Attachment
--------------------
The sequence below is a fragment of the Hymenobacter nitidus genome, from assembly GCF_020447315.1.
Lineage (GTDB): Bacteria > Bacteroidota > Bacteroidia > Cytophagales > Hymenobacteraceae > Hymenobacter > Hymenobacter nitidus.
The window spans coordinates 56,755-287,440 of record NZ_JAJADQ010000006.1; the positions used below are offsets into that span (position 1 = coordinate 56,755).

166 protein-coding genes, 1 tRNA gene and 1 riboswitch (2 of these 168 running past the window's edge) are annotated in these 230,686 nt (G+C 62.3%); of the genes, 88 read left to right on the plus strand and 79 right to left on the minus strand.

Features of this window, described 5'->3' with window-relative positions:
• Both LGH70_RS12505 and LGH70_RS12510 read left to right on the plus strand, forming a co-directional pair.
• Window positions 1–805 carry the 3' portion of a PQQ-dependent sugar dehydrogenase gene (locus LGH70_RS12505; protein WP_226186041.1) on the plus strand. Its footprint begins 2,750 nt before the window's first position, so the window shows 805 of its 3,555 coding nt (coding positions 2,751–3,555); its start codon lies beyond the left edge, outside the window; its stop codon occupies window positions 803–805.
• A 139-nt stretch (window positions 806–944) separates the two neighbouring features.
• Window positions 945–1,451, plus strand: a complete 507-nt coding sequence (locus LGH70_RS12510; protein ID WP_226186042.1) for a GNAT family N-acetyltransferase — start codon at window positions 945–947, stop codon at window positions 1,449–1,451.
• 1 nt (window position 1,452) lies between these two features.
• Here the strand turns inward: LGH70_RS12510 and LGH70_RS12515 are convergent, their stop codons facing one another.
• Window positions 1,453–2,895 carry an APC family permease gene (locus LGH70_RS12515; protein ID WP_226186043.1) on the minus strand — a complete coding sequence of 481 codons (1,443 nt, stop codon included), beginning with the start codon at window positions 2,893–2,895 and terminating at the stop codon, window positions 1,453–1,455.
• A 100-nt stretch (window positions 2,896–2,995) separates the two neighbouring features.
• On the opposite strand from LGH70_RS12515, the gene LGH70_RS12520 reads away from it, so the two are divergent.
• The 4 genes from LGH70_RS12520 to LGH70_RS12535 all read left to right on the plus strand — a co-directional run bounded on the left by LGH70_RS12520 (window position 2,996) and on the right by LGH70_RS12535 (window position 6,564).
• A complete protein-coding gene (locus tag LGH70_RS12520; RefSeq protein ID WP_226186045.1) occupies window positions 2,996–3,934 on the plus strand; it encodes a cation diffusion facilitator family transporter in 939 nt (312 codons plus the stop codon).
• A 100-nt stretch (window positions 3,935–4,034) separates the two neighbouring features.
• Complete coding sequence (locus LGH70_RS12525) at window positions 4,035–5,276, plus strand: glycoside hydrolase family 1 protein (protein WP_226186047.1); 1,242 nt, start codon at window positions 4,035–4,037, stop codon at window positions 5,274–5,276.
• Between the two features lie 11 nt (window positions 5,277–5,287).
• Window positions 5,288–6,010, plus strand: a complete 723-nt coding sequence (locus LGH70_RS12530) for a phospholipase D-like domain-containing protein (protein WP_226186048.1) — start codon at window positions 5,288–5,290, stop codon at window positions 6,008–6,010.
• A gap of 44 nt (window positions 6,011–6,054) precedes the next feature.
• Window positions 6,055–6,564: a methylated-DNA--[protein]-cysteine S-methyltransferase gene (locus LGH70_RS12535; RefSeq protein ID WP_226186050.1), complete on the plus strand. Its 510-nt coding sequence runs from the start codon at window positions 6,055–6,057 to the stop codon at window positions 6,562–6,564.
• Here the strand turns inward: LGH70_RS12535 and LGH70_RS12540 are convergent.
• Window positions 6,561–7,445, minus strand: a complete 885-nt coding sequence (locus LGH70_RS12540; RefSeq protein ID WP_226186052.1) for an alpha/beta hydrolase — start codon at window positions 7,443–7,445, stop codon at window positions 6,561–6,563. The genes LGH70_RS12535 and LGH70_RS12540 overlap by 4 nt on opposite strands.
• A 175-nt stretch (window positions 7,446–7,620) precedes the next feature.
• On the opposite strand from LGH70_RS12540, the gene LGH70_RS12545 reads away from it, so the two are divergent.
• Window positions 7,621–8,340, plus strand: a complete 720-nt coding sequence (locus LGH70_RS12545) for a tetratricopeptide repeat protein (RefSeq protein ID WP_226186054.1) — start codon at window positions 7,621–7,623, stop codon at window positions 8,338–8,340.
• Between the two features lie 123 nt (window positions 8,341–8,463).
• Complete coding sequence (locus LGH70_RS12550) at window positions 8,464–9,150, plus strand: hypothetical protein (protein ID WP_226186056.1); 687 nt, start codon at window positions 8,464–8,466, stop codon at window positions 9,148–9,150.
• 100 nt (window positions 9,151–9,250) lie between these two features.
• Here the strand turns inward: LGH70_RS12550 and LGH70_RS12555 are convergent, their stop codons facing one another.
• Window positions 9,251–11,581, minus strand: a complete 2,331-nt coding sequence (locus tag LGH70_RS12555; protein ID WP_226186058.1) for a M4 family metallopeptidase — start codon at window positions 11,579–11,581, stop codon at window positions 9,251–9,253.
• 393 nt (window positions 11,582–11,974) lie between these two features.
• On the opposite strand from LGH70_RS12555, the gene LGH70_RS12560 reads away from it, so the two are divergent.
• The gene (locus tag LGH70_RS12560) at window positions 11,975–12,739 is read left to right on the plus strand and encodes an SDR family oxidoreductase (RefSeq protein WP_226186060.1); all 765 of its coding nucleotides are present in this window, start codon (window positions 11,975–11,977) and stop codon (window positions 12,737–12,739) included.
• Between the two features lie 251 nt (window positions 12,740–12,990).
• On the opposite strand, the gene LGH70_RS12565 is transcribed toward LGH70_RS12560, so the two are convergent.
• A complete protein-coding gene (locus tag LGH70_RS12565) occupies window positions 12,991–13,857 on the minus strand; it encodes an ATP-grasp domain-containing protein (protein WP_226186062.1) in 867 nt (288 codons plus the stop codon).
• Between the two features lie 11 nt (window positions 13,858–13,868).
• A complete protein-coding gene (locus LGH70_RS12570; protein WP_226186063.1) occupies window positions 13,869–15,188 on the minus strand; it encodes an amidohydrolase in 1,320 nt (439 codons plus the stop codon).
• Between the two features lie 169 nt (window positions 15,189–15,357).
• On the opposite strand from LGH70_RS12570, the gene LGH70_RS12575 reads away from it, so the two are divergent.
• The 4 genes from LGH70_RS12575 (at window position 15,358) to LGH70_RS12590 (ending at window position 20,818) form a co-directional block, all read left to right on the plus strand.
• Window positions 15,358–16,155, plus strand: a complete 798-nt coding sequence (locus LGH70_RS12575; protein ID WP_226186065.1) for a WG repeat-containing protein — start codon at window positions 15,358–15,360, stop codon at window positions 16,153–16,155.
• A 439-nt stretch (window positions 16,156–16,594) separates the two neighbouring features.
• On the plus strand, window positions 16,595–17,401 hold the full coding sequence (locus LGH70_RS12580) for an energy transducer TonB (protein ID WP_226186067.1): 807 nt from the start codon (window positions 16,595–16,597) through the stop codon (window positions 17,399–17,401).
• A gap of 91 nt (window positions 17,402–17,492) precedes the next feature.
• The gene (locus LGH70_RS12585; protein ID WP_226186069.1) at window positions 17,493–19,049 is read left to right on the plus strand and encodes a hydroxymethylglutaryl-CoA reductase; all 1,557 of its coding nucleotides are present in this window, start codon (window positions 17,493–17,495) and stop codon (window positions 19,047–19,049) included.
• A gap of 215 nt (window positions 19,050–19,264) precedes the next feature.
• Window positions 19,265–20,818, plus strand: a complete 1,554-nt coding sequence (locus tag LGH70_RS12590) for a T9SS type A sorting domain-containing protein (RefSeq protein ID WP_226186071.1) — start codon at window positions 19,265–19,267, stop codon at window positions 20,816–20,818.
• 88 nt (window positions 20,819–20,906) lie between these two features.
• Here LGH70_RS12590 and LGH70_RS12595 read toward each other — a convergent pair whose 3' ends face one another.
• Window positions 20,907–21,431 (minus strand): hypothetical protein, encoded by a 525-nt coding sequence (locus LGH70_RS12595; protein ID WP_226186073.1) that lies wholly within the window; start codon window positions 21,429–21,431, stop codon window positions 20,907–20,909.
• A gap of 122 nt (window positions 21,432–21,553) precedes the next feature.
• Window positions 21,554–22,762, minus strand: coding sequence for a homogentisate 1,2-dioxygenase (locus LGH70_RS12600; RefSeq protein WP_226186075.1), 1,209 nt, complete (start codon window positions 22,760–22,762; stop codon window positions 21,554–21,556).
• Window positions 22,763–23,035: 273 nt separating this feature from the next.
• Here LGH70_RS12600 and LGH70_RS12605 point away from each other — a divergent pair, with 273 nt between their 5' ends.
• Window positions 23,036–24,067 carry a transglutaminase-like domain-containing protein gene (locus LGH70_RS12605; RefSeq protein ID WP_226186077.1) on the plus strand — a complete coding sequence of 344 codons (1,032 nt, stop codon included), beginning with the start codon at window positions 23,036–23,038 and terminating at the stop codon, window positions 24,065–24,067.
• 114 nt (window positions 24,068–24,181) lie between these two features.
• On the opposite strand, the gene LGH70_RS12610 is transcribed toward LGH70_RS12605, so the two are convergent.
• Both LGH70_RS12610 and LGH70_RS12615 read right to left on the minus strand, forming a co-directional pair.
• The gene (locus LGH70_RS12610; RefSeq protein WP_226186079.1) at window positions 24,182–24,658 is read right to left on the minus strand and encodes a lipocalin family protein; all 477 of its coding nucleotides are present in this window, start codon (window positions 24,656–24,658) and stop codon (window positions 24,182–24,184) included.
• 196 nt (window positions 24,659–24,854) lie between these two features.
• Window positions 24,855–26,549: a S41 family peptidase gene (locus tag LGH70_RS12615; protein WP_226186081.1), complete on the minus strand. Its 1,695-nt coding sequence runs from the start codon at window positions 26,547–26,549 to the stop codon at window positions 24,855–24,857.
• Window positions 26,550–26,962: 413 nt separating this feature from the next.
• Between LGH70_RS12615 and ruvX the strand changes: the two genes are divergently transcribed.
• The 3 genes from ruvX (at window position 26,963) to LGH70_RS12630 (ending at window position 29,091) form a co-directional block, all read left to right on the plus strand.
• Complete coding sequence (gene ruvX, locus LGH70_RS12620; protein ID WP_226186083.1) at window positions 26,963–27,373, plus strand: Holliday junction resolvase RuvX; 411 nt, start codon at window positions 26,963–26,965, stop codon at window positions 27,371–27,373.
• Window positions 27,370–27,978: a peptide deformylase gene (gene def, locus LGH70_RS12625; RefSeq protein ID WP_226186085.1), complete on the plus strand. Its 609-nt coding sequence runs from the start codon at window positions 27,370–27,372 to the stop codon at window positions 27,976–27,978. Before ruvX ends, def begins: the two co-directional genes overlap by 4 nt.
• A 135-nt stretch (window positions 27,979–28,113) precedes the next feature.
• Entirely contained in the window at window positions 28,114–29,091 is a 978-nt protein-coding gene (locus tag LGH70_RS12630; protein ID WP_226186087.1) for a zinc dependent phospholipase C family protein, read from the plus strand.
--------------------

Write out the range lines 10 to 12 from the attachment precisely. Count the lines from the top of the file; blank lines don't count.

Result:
• 1 nt (window position 1,452) lies between these two features.
• Here the strand turns inward: LGH70_RS12510 and LGH70_RS12515 are convergent, their stop codons facing one another.
• Window positions 1,453–2,895 carry an APC family permease gene (locus LGH70_RS12515; protein ID WP_226186043.1) on the minus strand — a complete coding sequence of 481 codons (1,443 nt, stop codon included), beginning with the start codon at window positions 2,893–2,895 and terminating at the stop codon, window positions 1,453–1,455.